Fauna Robotica

In millions of years of evolution, nature has produced many sophisticated locomotor systems that engineers use as inspiration for creating better robots. We show some current technical developments that are highly advanced.



Stefan Roschi Editorial team

The bionic bird

It might only be a toy, it's anything but ordinary – the Bionic Bird not only looks like a bird, it also flies like one! A French company developed the Bionic Bird, which can be controlled with a smartphone. It achieves a speed of up to 20 km/h and has a range of 100 m. Its developers have been dreaming of an electrically driven bird for a long time, but it was only after the rise of light microtechnology that this vision could become reality. And now the Bionic Bird, which weighs only 9 g, is a fascinating alternative to the customary propeller drones.


In 2009, engineers at the Robotics Systems Lab of the ETH Zurich started to develop a four-legged robot that can move autonomously and is intended for use in harsh conditions. ANYmal is now capable of running, conquering inclines, and even pressing the elevator button. With laser sensors and cameras, the robot continuously creates a map of its environment, knows where it is and carefully navigates through the terrain. ANYmal weighs around 30 kg, can carry a payload of up to 10 kg, and runs for two hours on a single battery charge. It is being distributed and further developed by the ETH spin-off ANYbotics. In the future, the robot, which is able to run, jump and climb, could be used for inspections, rescue operations, or in entertainment.

The underwater snake

The Norwegian start-up Eelume has developed a modular underwater robot in the form of a snake, for use in inspections, maintenance, and repair work. The slimline, flexible body of the robot can cross vast distances and also reach places that aren't accessible to conventional underwater robots. The engineers have been working on the snake robot for ten years and keep on developing it further. The plans for its future include keeping it on the bottom of the ocean indefinitely, at a docking station from where it can launch into action whenever needed. The underwater snake is currently still dependent on a cable. But it is already flexible and its moving connecting parts make it possible to use the snake as robot arm with mounted tools. maxon motor supplies brushless DC motors combined with customized gearheads for the connecting modules.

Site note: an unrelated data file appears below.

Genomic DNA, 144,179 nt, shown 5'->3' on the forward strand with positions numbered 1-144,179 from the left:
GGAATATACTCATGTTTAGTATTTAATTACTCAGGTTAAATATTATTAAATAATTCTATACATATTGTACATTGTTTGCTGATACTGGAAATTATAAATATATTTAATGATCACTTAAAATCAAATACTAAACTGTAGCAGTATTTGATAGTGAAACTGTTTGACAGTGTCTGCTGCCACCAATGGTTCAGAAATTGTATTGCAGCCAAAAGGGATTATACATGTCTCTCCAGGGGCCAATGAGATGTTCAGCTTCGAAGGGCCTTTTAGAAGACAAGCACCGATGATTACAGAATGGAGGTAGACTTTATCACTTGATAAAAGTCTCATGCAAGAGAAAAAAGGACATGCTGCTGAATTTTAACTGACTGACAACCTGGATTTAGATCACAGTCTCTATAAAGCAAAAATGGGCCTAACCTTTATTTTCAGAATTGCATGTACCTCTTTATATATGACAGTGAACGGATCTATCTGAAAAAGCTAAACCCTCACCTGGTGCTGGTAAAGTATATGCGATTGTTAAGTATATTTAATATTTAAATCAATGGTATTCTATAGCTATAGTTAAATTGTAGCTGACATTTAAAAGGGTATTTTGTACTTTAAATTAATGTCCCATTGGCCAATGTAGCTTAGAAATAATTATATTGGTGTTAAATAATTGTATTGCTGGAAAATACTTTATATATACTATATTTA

The robotic snake

This robot not only looks like a snake, it also moves like one. Its independent modules enable the SnakeBot to climb up pant legs and lamp posts. Its small diameter of 6 cm enables it to crawl into narrow cracks – for example after major earthquakes. It was developed by the Carnegie Mellon University in Pittsburgh (USA) and has led to the founding of the start-up HEBI Robotics. The current modules contain EC-flat 20 brushless flat motors by maxon. These drives deliver high torque and can withstand short periods of overload, which is an advantage in this application. Per snake, approx. 20 modules are used. They are now also being combined into other “animals.”


Time and time again, the engineers at Festo present astonishing bionic concepts for the cooperation of humans and robots. That also holds true for one of their newest developments: The BionicMotionRobot. It is modeled after an elephant’s trunk and an octopus’s tentacles. The result is a pneumatic lightweight robot with twelve degrees of freedom that can carry a payload of three kilograms. Like the natural role models, the BionicMotionRobot offers flexible movement and can bend in three different directions at the same time. According to Festo, a skin made of innovative fiber technology inspired by the muscle fibers in an octopus’s tentacles makes it possible to exploit the full power potential of the kinematics.
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